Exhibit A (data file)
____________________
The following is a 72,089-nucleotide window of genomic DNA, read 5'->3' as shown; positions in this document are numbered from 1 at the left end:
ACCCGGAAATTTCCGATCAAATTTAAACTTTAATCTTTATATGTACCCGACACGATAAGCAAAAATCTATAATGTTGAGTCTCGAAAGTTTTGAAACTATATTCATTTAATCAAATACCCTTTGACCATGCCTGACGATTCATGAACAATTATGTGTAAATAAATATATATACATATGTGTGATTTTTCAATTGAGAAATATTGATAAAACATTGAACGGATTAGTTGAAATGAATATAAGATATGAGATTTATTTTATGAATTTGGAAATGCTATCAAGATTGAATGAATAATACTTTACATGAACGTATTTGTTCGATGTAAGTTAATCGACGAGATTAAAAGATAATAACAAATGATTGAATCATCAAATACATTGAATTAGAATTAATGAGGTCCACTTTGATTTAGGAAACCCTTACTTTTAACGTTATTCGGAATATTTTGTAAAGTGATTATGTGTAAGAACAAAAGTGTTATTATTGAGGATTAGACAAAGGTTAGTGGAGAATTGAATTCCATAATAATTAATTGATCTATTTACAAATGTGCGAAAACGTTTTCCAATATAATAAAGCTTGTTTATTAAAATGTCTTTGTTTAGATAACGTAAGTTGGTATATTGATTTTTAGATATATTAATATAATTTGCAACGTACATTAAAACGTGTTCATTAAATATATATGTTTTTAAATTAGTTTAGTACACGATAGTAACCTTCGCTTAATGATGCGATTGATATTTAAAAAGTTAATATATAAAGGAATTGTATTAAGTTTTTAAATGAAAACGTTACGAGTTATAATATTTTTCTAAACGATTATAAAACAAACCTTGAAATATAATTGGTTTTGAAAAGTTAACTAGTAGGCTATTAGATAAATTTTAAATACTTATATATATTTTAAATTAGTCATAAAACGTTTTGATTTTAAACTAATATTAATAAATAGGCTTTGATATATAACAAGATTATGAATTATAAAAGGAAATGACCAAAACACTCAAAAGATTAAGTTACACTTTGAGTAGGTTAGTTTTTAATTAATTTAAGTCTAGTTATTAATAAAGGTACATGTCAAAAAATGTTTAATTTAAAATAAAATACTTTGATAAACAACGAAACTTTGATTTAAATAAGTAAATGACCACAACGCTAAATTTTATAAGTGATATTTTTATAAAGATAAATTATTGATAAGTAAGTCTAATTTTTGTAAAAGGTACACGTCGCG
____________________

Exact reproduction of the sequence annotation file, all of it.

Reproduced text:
The following is a 72,089-nucleotide window of genomic DNA, read 5'->3' as shown; positions in this document are numbered from 1 at the left end:
ACCCGGAAATTTCCGATCAAATTTAAACTTTAATCTTTATATGTACCCGACACGATAAGCAAAAATCTATAATGTTGAGTCTCGAAAGTTTTGAAACTATATTCATTTAATCAAATACCCTTTGACCATGCCTGACGATTCATGAACAATTATGTGTAAATAAATATATATACATATGTGTGATTTTTCAATTGAGAAATATTGATAAAACATTGAACGGATTAGTTGAAATGAATATAAGATATGAGATTTATTTTATGAATTTGGAAATGCTATCAAGATTGAATGAATAATACTTTACATGAACGTATTTGTTCGATGTAAGTTAATCGACGAGATTAAAAGATAATAACAAATGATTGAATCATCAAATACATTGAATTAGAATTAATGAGGTCCACTTTGATTTAGGAAACCCTTACTTTTAACGTTATTCGGAATATTTTGTAAAGTGATTATGTGTAAGAACAAAAGTGTTATTATTGAGGATTAGACAAAGGTTAGTGGAGAATTGAATTCCATAATAATTAATTGATCTATTTACAAATGTGCGAAAACGTTTTCCAATATAATAAAGCTTGTTTATTAAAATGTCTTTGTTTAGATAACGTAAGTTGGTATATTGATTTTTAGATATATTAATATAATTTGCAACGTACATTAAAACGTGTTCATTAAATATATATGTTTTTAAATTAGTTTAGTACACGATAGTAACCTTCGCTTAATGATGCGATTGATATTTAAAAAGTTAATATATAAAGGAATTGTATTAAGTTTTTAAATGAAAACGTTACGAGTTATAATATTTTTCTAAACGATTATAAAACAAACCTTGAAATATAATTGGTTTTGAAAAGTTAACTAGTAGGCTATTAGATAAATTTTAAATACTTATATATATTTTAAATTAGTCATAAAACGTTTTGATTTTAAACTAATATTAATAAATAGGCTTTGATATATAACAAGATTATGAATTATAAAAGGAAATGACCAAAACACTCAAAAGATTAAGTTACACTTTGAGTAGGTTAGTTTTTAATTAATTTAAGTCTAGTTATTAATAAAGGTACATGTCAAAAAATGTTTAATTTAAAATAAAATACTTTGATAAACAACGAAACTTTGATTTAAATAAGTAAATGACCACAACGCTAAATTTTATAAGTGATATTTTTATAAAGATAAATTATTGATAAGTAAGTCTAATTTTTGTAAAAGGTACACGTCGCG